But China-India relations are more complicated than that. After India’s independence in 1947, Prime Minister Jawaharlal Nehru thought his new nation would find a friend in newly communist China. The spirit of the times was captured in the phrase Hindi Chini bhai-bhai, or “Indians and Chinese are brothers.” That hope was dashed, however. India has incensed China by allowing Tibet’s Dalai Lama, who Beijing considers a dangerous separatist, to reside in exile in India. Modi, in fact, invited Tibet’s prime minister-in-exile to his inauguration in May. Relations are also continually roiled by border disputes. In 1962, the two fought a nasty border war, and the causes of that conflict linger to this day. The two countries contest land along their border in India’s far north in Ladakh, while China claims India’s eastern province of Arunachal Pradesh. China perennially irritates India over these unresolved issues. Just last week, only days before Xi’s much-heralded visit, India charged that Chinese troops are building a road in the contested territory in Ladakh. In talks with Xi on Thursday, Modi urged the Chinese President to finally resolve their border disagreements.

    Such tensions are clearly weighing on Modi’s mind. He has apparently embarked on a mission to upgrade India’s military capabilities and relationships. Abe and Modi during their recent summit agreed to strengthen military ties, and in August, New Delhi and Washington pledged to do the same during U.S. Defense Secretary Chuck Hagel’s visit to India. One of the first economic reforms Modi announced after becoming Prime Minister was easing restrictions on foreign investment into India’s defense sector, a move aimed at bolstering its technology and production capacities. It is an open secret who is the target of all these military moves. While in Japan, Modi took a swipe at an assertive China when he told business leaders in Tokyo that “everywhere around us, we see an 18th century expansionist mind-set: encroaching on another country, intruding in others’ waters, invading other countries and capturing territory.”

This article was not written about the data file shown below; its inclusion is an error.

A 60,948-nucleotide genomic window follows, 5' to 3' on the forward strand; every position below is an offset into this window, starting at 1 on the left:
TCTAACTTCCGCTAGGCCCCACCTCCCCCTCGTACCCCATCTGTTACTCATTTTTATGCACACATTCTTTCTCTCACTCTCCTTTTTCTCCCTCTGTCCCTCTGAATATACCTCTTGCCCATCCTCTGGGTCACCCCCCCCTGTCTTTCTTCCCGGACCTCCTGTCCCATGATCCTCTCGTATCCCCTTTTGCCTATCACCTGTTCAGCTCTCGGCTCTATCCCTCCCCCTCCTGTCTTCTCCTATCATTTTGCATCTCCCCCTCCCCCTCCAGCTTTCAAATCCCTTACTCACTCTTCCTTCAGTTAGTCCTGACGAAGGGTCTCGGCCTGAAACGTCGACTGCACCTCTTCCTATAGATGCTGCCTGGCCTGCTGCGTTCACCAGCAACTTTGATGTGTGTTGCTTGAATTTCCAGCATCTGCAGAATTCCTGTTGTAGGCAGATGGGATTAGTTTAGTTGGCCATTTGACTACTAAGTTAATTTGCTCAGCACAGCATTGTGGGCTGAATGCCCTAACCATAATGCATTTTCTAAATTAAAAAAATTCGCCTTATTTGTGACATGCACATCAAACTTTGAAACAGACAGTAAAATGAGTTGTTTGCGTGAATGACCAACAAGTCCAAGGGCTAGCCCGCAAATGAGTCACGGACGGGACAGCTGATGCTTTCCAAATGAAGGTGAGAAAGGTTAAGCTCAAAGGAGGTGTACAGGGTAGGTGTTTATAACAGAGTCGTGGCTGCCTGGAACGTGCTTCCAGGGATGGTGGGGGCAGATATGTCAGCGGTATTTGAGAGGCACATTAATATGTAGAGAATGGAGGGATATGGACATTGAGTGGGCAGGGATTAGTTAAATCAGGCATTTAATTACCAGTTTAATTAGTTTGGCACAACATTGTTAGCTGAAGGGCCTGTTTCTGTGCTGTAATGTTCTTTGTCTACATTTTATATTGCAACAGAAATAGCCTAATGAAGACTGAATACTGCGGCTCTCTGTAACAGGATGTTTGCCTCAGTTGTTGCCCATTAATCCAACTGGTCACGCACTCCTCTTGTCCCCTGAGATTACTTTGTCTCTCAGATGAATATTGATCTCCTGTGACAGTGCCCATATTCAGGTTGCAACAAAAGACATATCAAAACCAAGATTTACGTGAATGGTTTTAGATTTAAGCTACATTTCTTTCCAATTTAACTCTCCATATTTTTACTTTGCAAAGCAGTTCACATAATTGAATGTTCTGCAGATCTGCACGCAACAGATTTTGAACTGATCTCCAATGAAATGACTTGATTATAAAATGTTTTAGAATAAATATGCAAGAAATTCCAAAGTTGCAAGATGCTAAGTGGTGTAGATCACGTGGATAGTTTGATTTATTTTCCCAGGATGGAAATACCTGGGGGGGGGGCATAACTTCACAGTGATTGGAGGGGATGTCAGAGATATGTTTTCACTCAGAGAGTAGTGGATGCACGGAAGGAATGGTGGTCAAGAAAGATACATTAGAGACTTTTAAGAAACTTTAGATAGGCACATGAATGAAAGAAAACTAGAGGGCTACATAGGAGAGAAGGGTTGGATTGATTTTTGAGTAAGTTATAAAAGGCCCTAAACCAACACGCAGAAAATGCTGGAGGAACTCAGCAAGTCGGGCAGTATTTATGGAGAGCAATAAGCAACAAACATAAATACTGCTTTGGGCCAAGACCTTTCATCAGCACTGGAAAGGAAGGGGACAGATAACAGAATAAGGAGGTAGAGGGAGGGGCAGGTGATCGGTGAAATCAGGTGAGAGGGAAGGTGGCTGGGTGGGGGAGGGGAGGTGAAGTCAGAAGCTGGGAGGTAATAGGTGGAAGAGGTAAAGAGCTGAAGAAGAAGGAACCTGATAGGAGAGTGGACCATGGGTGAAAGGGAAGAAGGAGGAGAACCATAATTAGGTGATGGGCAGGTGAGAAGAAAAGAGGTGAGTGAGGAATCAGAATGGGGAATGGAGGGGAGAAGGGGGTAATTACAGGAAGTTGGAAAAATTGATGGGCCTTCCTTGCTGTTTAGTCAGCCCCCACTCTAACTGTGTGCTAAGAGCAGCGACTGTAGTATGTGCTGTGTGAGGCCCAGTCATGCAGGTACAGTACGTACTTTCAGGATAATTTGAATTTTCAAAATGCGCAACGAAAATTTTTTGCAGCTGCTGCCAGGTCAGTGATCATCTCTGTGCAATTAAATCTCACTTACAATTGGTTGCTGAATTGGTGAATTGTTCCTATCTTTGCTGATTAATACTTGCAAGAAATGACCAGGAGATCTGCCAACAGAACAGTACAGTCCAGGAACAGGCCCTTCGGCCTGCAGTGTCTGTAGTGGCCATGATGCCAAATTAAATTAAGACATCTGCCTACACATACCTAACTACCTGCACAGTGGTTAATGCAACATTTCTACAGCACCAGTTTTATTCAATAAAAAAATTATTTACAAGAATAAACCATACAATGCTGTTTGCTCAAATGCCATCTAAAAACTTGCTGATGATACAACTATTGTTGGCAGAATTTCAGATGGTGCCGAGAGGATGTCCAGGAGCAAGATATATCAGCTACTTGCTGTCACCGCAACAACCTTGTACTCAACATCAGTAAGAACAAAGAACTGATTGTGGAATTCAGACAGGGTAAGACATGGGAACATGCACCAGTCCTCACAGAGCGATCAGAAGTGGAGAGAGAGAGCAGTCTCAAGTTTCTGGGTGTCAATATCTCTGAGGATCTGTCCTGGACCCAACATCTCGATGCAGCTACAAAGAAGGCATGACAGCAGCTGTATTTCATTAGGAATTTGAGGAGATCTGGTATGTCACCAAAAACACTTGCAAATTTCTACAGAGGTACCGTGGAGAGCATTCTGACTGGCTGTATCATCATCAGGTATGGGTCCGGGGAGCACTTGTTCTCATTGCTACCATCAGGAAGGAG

Modi, then, is attempting to have his halwa and eat it, too — playing off both sides to win as many goodies as he can. In his quest to restart India’s economic miracle by building much-needed infrastructure and boosting manufacturing, Modi will need all the money he can get — from China, the U.S., Japan and anyone else who is offering. India has always been wary of trying itself too tightly into any one political camp — during the Cold War Nehru was the leading figure behind what was known as the “nonaligned movement.” The question is how long Modi can play one side off the other. We may find out soon enough. Later this month, Modi will travel to Washington to meet with President Barack Obama. Let’s see what goodies he picks up there.

    India: China and Japan See New PM Narendra Modi as Offering Prosperity
     
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  3. Sylex21

    Sylex21 Regular Member

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    India is entering a geopolitical sweet spot. Japan will be good friend and ally but Mr. Modi's trip was nice, but not spectacular there. The Chinese trip was a bit of a failure. Now the upcoming US trip will be very interesting to watch, though I am not sure how likely it is for something substantial to come out of it. Lastly it will be an honor to host President Putin in India later in the year, though I am not sure if it will be any more than the continued and friendly, if somewhat limited in scope cooperation between India and Russia.
     
  4. Ashutosh Lokhande

    Ashutosh Lokhande Senior Member Senior Member